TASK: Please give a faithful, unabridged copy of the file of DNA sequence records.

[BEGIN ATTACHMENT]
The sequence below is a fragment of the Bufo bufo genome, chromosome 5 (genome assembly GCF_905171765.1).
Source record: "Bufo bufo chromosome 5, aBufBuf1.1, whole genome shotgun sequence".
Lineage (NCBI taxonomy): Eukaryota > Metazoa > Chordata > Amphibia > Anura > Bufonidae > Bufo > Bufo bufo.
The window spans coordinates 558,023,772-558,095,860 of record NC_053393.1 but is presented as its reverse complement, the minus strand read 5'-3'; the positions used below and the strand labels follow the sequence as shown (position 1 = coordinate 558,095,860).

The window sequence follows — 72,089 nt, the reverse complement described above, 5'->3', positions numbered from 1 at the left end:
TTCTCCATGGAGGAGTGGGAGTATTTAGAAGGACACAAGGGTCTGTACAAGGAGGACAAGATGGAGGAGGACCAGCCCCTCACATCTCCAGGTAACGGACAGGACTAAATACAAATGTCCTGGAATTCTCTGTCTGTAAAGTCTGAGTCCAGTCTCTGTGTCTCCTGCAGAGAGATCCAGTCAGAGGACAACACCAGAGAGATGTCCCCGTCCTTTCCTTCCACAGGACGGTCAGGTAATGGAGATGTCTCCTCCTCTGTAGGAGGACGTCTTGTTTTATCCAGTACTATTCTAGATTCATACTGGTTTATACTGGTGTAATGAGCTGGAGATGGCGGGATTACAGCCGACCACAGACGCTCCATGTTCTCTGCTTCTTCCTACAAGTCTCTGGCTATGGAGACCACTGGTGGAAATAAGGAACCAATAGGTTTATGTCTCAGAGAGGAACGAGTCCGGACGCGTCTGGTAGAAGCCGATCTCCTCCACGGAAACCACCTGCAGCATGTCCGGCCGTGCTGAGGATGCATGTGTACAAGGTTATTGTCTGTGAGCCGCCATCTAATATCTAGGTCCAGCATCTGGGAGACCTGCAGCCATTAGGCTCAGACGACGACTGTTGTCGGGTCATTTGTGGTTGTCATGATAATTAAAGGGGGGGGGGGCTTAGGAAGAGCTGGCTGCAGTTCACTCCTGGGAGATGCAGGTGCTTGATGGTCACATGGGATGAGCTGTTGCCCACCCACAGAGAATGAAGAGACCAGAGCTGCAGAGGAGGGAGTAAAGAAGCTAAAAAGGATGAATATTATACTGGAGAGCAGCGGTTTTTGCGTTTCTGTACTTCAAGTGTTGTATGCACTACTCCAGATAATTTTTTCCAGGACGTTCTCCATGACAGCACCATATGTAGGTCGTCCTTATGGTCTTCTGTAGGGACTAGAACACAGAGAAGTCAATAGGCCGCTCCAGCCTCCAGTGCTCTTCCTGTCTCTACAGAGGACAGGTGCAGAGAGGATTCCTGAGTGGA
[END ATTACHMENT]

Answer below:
The sequence below is a fragment of the Bufo bufo genome, chromosome 5 (genome assembly GCF_905171765.1).
Source record: "Bufo bufo chromosome 5, aBufBuf1.1, whole genome shotgun sequence".
Lineage (NCBI taxonomy): Eukaryota > Metazoa > Chordata > Amphibia > Anura > Bufonidae > Bufo > Bufo bufo.
The window spans coordinates 558,023,772-558,095,860 of record NC_053393.1 but is presented as its reverse complement, the minus strand read 5'-3'; the positions used below and the strand labels follow the sequence as shown (position 1 = coordinate 558,095,860).

The window sequence follows — 72,089 nt, the reverse complement described above, 5'->3', positions numbered from 1 at the left end:
TTCTCCATGGAGGAGTGGGAGTATTTAGAAGGACACAAGGGTCTGTACAAGGAGGACAAGATGGAGGAGGACCAGCCCCTCACATCTCCAGGTAACGGACAGGACTAAATACAAATGTCCTGGAATTCTCTGTCTGTAAAGTCTGAGTCCAGTCTCTGTGTCTCCTGCAGAGAGATCCAGTCAGAGGACAACACCAGAGAGATGTCCCCGTCCTTTCCTTCCACAGGACGGTCAGGTAATGGAGATGTCTCCTCCTCTGTAGGAGGACGTCTTGTTTTATCCAGTACTATTCTAGATTCATACTGGTTTATACTGGTGTAATGAGCTGGAGATGGCGGGATTACAGCCGACCACAGACGCTCCATGTTCTCTGCTTCTTCCTACAAGTCTCTGGCTATGGAGACCACTGGTGGAAATAAGGAACCAATAGGTTTATGTCTCAGAGAGGAACGAGTCCGGACGCGTCTGGTAGAAGCCGATCTCCTCCACGGAAACCACCTGCAGCATGTCCGGCCGTGCTGAGGATGCATGTGTACAAGGTTATTGTCTGTGAGCCGCCATCTAATATCTAGGTCCAGCATCTGGGAGACCTGCAGCCATTAGGCTCAGACGACGACTGTTGTCGGGTCATTTGTGGTTGTCATGATAATTAAAGGGGGGGGGGGCTTAGGAAGAGCTGGCTGCAGTTCACTCCTGGGAGATGCAGGTGCTTGATGGTCACATGGGATGAGCTGTTGCCCACCCACAGAGAATGAAGAGACCAGAGCTGCAGAGGAGGGAGTAAAGAAGCTAAAAAGGATGAATATTATACTGGAGAGCAGCGGTTTTTGCGTTTCTGTACTTCAAGTGTTGTATGCACTACTCCAGATAATTTTTTCCAGGACGTTCTCCATGACAGCACCATATGTAGGTCGTCCTTATGGTCTTCTGTAGGGACTAGAACACAGAGAAGTCAATAGGCCGCTCCAGCCTCCAGTGCTCTTCCTGTCTCTACAGAGGACAGGTGCAGAGAGGATTCCTGAGTGGA